Project Description2007 RADA
On The Boards / Merit
Our judges gave Interface Studio kudos for the overall strength of this project, but what really impressed them was how the firm arranged the townhomes on a long city block. It solves “the problem of how to ‘densify' the alley” and does so with “pretty cool architecture,” said one judge.
Located on an abandoned 38.5-foot-by-436-foot site in Philadelphia, Sheridan Street Housing consists of 13 subsidized, sustainable, semi-detached homes that will be sold for a below-market price of about $145,000 each. Finding an economical way to build them was important, says Brian Phillips, AIA, LEED AP, but the project also had to fit in with the adjacent homes and planned developments. To help keep construction costs low, Phillips' team chose prefabricated materials and simple volumes. “We tried to pull money out of the building and put it into [sustainable] features” such as responsibly harvested wood, products made with high recycled content, and equipment aimed at reducing energy bills, he explains.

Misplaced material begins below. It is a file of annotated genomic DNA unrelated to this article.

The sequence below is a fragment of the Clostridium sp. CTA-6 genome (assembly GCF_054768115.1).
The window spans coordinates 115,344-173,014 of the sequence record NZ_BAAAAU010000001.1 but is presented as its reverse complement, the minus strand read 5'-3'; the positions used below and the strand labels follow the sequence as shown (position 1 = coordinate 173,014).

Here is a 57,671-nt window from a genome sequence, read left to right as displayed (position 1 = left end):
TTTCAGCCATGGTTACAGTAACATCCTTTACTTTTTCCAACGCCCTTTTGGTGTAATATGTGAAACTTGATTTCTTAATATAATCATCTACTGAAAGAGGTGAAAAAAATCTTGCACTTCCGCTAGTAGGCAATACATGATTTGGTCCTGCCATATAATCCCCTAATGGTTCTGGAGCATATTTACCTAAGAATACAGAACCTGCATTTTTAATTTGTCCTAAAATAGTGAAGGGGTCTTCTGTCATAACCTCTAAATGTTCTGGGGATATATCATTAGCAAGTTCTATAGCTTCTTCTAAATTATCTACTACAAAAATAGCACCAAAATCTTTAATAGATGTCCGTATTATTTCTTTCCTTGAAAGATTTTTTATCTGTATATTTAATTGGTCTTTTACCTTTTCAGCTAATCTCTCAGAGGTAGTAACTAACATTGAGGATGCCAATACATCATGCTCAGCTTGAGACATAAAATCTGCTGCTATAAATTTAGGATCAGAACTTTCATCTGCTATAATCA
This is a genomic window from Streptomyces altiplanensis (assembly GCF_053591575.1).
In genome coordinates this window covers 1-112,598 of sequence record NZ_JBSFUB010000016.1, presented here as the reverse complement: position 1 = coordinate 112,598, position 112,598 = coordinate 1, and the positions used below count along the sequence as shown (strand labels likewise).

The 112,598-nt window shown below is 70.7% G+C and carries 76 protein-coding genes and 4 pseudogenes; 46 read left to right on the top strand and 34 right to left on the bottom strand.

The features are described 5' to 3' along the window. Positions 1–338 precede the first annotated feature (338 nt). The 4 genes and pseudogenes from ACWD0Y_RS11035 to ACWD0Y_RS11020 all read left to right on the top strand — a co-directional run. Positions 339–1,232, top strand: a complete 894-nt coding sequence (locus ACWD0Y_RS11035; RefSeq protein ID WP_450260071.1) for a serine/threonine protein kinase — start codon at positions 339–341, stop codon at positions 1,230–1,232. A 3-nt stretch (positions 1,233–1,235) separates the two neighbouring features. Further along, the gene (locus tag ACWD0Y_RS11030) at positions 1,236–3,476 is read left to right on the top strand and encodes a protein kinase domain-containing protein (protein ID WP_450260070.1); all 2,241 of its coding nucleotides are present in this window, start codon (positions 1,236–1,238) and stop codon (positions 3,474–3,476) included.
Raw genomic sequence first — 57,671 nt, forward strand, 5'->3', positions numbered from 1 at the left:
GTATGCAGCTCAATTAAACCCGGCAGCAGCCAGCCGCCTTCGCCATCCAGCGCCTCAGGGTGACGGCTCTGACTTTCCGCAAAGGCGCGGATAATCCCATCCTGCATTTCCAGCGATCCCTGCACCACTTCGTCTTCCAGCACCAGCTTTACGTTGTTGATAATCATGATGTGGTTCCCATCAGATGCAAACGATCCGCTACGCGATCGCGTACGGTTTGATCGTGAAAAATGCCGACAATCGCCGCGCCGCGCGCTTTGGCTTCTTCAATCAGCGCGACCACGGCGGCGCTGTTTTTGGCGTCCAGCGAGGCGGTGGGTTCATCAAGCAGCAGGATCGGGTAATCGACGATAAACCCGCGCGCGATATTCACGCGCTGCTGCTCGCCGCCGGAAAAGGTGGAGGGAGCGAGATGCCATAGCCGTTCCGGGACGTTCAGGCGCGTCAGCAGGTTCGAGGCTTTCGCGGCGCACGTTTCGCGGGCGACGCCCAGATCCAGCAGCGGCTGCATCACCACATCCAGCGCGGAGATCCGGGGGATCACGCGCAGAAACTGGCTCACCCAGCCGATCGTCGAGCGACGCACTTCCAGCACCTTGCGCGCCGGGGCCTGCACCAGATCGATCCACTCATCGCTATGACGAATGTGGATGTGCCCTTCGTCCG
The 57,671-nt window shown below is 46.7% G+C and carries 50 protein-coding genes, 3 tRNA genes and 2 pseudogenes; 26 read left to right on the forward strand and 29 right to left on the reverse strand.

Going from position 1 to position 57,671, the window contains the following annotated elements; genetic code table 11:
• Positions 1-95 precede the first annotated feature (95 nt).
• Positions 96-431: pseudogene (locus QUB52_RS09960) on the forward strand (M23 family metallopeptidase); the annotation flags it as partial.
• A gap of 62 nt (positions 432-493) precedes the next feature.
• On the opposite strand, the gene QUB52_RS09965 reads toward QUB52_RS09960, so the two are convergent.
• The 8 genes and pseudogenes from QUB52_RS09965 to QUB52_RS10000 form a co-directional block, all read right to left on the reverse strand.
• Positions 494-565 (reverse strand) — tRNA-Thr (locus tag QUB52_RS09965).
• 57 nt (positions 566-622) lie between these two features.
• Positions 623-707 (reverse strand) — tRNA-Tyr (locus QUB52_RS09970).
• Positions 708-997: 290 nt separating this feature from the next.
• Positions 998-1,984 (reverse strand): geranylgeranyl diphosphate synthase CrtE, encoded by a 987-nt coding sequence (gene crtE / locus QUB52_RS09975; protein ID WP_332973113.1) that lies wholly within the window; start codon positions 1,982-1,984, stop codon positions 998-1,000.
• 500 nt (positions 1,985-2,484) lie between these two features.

To maintain the townhouse typology of the neighborhood, the firm rotated the 16-foot-by-35-foot houses and arranged them in an interlocking pattern, creating much-needed open spaces and parking. It “takes a problematic scene and develops an answer,” said one judge.